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WINNING THE BATTLE. BUT LOSING THE WAR A Brief Case Presentation Michael Caselnova, M.D. GOALS. Case presentation Brief review of diagnoses encountered Lessons learned Recommendations to improve care. The Case . Day 0 67 y/o WM presented to another facility with: Abdominal pain

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Winning the battle l.jpg

WINNING THE BATTLE

BUT LOSING THE WAR

A Brief Case Presentation

Michael Caselnova, M.D.


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GOALS

  • Case presentation

  • Brief review of diagnoses encountered

  • Lessons learned

  • Recommendations to improve care


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The Case

  • Day 0

  • 67 y/o WM presented to another facility with:

    • Abdominal pain

    • Hypotension

    • Diaphoretic

    • “pale”


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ADDITIONAL FINDINGS

  • CT abdomen showed:

    • 7 cm AAA with large retroperitoneal hematoma

  • PMH significant for coronary stent


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The Problem?

  • NO Cardiothoracic surgeon available at the outlying facility

  • Decision made to transfer pt by air to our facility

  • Transfused during transport

  • Met by CT surgeon and anesthesiology on helipad and taken directly to OR


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FINDINGS ON ARRIVAL

  • SBP in 60-80 range

  • Cyanosis of abdomen and legs

  • No peripheral pulses

  • As he was being placed on table:

    • pH 6.8

    • SBP unobtainable


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Procedure

  • “EMERGENCY LIFE SAVING REPAIR OF ABDOMINAL AORTIC ANEURYSM”

  • 18 mm straight dacron tube graft


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Findings at time of surgery

  • Large retroperitoneal hematoma, R>L

  • Compression of vena cava

  • Free intra abdominal blood

  • Coagulopathy

  • Hypothermia 33.8 degrees

  • ? Hepatic tumor on palpation

  • TEE showed good LV function

  • BP 120/70 post op


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Received

  • 15 units PRBC

  • 10 units FFP

  • 20 units cryoprecipitate

  • Platelets

  • TPN post op


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Preliminary Dx

  • Ischemic colitis from profound hypotension

  • Needs CT w contrast but Azotemic

  • AFP requested (later came back normal)


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POD 4

  • Neurology consult for weakness and numbness of lower extremities

  • Initial impression:

    • Either direct compression of lumbar plexus by retroperitoneal hematoma or

    • Cord ischemia due to hypotension

  • Prognosis good for recovery of function


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POD 5

  • Colonoscopy: ischemic colitis in section of rectum and sigmoid and descending colon

    • No areas of circumferential ischemic colitis

    • No areas that looked like they wouldn’t heal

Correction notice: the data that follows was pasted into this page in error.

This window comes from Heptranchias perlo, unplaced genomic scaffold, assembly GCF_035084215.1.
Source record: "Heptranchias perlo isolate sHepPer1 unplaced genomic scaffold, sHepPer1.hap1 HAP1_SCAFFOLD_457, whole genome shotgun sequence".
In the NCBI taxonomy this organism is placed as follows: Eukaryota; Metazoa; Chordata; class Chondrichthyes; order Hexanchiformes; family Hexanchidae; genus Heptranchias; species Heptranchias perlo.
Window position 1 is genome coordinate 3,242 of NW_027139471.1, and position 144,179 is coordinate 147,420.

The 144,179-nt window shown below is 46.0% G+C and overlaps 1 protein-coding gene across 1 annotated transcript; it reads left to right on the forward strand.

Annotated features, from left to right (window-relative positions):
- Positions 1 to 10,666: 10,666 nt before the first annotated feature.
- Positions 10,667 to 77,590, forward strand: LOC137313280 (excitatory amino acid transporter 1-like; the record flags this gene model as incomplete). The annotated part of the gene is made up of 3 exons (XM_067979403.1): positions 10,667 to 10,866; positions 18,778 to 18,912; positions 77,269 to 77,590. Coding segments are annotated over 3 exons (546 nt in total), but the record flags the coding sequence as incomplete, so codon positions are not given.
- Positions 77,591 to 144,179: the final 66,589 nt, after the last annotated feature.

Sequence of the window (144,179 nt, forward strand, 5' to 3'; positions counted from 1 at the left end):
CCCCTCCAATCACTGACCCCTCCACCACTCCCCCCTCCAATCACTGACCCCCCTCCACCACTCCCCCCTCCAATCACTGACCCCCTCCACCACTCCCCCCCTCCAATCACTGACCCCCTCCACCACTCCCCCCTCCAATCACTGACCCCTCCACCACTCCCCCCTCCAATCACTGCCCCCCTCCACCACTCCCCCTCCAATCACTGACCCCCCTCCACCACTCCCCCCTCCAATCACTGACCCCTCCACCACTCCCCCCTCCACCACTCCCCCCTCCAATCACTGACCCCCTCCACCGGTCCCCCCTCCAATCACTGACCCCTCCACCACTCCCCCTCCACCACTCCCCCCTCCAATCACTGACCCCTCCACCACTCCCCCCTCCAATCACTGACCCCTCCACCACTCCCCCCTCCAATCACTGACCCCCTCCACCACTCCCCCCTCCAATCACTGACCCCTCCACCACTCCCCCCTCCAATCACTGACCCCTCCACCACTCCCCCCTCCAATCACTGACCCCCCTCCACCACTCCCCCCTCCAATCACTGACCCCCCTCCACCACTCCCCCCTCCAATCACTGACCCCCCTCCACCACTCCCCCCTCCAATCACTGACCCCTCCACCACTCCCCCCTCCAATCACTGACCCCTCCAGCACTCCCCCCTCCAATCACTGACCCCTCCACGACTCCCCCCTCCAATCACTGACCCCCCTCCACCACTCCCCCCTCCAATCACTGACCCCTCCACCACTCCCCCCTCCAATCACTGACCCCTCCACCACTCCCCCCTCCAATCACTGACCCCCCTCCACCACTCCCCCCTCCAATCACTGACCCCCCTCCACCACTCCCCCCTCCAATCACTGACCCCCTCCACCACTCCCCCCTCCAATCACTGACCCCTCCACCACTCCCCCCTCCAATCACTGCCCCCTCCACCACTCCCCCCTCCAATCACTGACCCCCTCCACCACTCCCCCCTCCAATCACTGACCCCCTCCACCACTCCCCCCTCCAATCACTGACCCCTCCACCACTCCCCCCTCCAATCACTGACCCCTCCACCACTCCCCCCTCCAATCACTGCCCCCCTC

• Rec: FEED


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POD 9

  • Fever to 102.6

  • Pulmonary consult

  • Atelectasis on CXR

  • WBC on POD 8 was 19.5

  • Had been started on Moxi and Vanc

  • Blood Cult growing GNR

  • Moxi stopped and pip/tazo added


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POD 12

  • BC growing Pseudomonas and Klebsiella pneumoniae

  • Urine C&S 2 GNR

  • Few candida from central line

  • ID consult- candida felt likely colonization BUT concern for graft so fluconazole rec for 2-4 wks

  • One culture pos for staph epi sens to all

  • Vanco stopped


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POD 18

  • Discharged to ECF in outlying city

  • Fluconazole for 30 days po

  • Pip/tazo for one more week

  • BATTLE WON!

  • BUT…..


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POD 37

  • Brought to ER with fever, nausea, vomiting abd pain

  • No dysuria

  • Few days of diarrhea but no hematochezia

  • CT: air and fluid in aortic lumen, surrounding the graft, and anterior to aorta at level of prox graft anastomosis consistent w infection/abscess formation

  • Abnormal area of low attenuation in liver- possible infarct/infection/can’t exclude mass


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Transfer to our facility

  • CT surgeon accepted pt- felt the air and fluid were expected findings post op

  • Hospitalist Consult requested

  • Afebrile on arrival

  • Pt was on oral cipro and augmentin

  • WBC 11K, Hgb 12.2, plt 127K, alb 1.9, alk phos 409, CXR w hazy opacity R either atelectasis or infiltrate, but improved from previous


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  • Cultured again

  • Pip/tazo and vanco

  • C dif neg

  • Gram pos cocci in 1of 2 BC from referring facility

  • RUQ tenderness

  • NO mention of hepatic mass in the DC summary


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POD 44

  • Renal function worsening BUN 49, Cr 2.9

  • Plt 76K, WBC 15.8, INR 2.87

  • Nephrology Consult-? Vanco, ? ATN, ? obstruction

  • Renal sono normal

  • Start CRRT dialysis

  • CT directed liver Bx done POD 41-results pending


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POD 45

  • ID consult- ? Sepsis

  • Vanco continued but imipenem added

  • Transaminases increasing, ? Hepatorenal syndrome

  • Heme/onc consult for liver mass (path still pending)

  • Can’t treat malignancy due to overall condition


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POD 46

  • CTA chest/abd/pelvis

  • Increasing R pleural effusion

  • Increasing ascites

  • Perigraft fluid w air, ? Infectious process

  • Decision made w family to change status to DNR


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POD 47

  • Pt expired

  • Final Dx on liver Bx was primary malignant liver neoplasm-report signed on POD 54

  • LOST THE WAR